V-Log: An Interesting Discussion About #Korea With Someone Living There

by Shelton Bumgarner

I had a nice long conversation with an expat living in South Korea. Here it is. It takes a little while to get started, but it’s worth it.

Apocalypse 9/11 Redux: The Moment War Starts In Korea, Everything Changes

by Shelton Bumgarner

For those of us who were alive and politically active on that Tuesday, Sept. 11, 2001, we remember what was going on when we opened our eyes that morning before the towers were struck. The Bush Administration was coasting on fumes as was the economy. It seemed as though we were about to enter a recession and Bush would get blamed for it.

Then everything changed.

We woke up eight years later and realized we had been in a waking dream, a nightmare we couldn’t escape.

Now, about 20 years later, we find ourselves on the cusp of a horrific war with the DPRK (North Korea.) Estimates are that 500,000 people would die the first month of such a war and who know how many could die if the war became protracted. And that’s working on the assumption that WMD aren’t used at some point. The DPRK has made it clear that they don’t even consider chemical and biological weapons WMD in the first place, so if they felt cornered they probably would use both gratuitously not just on South Korea but on Japan as well.

What makes all of this really scary is the United States has an unhinged president looking for an opportunity to fire Bob Muller, who may finally get to Trump’s tax returns. So, given how batshit insane the political calculus of the Trump Administration is, it wouldn’t take a lot to think they wouldn’t blink an eye at a cost of life and property needed to have the cover to fire Mueller and assure not only keeping Congress Republican, but come within shouting distance of winning re-election in 2020.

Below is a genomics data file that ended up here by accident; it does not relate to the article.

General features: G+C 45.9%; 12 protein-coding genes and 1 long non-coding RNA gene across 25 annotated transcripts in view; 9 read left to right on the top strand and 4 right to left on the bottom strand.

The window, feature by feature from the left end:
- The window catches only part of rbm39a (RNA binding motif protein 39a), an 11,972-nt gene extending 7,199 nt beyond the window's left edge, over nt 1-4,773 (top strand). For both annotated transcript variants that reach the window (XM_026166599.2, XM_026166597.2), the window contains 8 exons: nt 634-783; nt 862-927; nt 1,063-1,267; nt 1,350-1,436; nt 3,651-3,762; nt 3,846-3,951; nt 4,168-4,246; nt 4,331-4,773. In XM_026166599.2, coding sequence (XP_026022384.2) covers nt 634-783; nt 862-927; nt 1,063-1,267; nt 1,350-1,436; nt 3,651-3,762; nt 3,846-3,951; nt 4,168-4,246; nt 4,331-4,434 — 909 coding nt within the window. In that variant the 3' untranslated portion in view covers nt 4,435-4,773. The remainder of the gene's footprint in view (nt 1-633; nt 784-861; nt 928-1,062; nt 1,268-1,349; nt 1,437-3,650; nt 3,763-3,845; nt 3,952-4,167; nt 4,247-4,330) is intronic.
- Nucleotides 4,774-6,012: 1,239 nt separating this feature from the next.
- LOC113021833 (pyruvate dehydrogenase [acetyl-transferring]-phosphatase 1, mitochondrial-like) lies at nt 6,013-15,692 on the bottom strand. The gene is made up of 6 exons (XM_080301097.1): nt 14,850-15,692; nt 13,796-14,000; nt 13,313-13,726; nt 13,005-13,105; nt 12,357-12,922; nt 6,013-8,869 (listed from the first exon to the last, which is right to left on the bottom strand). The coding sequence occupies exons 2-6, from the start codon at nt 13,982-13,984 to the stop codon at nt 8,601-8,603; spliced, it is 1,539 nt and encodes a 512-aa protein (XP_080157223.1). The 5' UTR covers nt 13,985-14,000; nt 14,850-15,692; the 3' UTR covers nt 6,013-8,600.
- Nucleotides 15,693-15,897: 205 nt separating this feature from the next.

But, really, who knows.

It could go either way. But Trump’s behavior is sufficiently unhinged that it’s enough worry about. It’s enough to think seriously about a monumental wag the dog situation that would be a tragedy of unprecedented levels.

The Conundrum Of ‘Preventive War’ & The DPRK

by Shelton Bumgarner

I’m really digging The Atlantic right now. Their vision is very similar to my vision for a new startup that serve as the “voice” of The Resistance. As I have noted elsewhere, there use of video, in particular, is really cool.
This video by Peter Beinart got me thinking about my own views on a war with the DPRK, or North Korea.

My view is I am against starting a war against the DPRK unless we’re provoke. Or should a war happen because Donald Trump is such a dumb ass the he pokes the North Koreans into a war, then I will have to support the war because I feel the South Koreans have the right to defend themselves.

In other words, I’m against any war as long as it’s simply a scenario, but the moment it’s real, then will have to support it. This, of course, makes the prospect of the Trump Administration wagging the dog a very real possibility.

If an avowed anti-Trump person like me is willing to support something as drastic as a war against North Korea once it starts, then from a strategic standpoint it makes a huge amount of sense for Trump — and “President Bannon” to do just that should the need arise.

It doesn’t take too much thought to imagine a situation, say, late 2018, where the Trump Administration is down for the count and needs a sudden jolt of support. Launching a “preventive war” against the DPRK might do just the trick to save Trump in such a situation.

The reason why such a preventive war would make so much sense from Trump’s strategic view is there is a legitimate reason to want to liberate the people of North Korea. It’s just that even the most cursory attempt at a cost benefit analysis would warn you off. Too many people would die and everyone — other than the people of North Korea — have a vested interest in things staying exactly the way they are.

But if Trump did decide to say “fuck it” and do a preventive war against the DPRK, there would be some pretty spectacular images of people being liberated from concentration camp type conditions. This works on the condition, of course, that the Chinese would allow the Americans to get anywhere near there boarder. That is an issue is very much up to debate at this point.

What happens next is anyone’s guess. It could be that things will continue the way they are, or they could explode into a full scale war. This is pretty much the way they’ve been for about 60 years now, so all we can hope that nothing will happen anytime soon.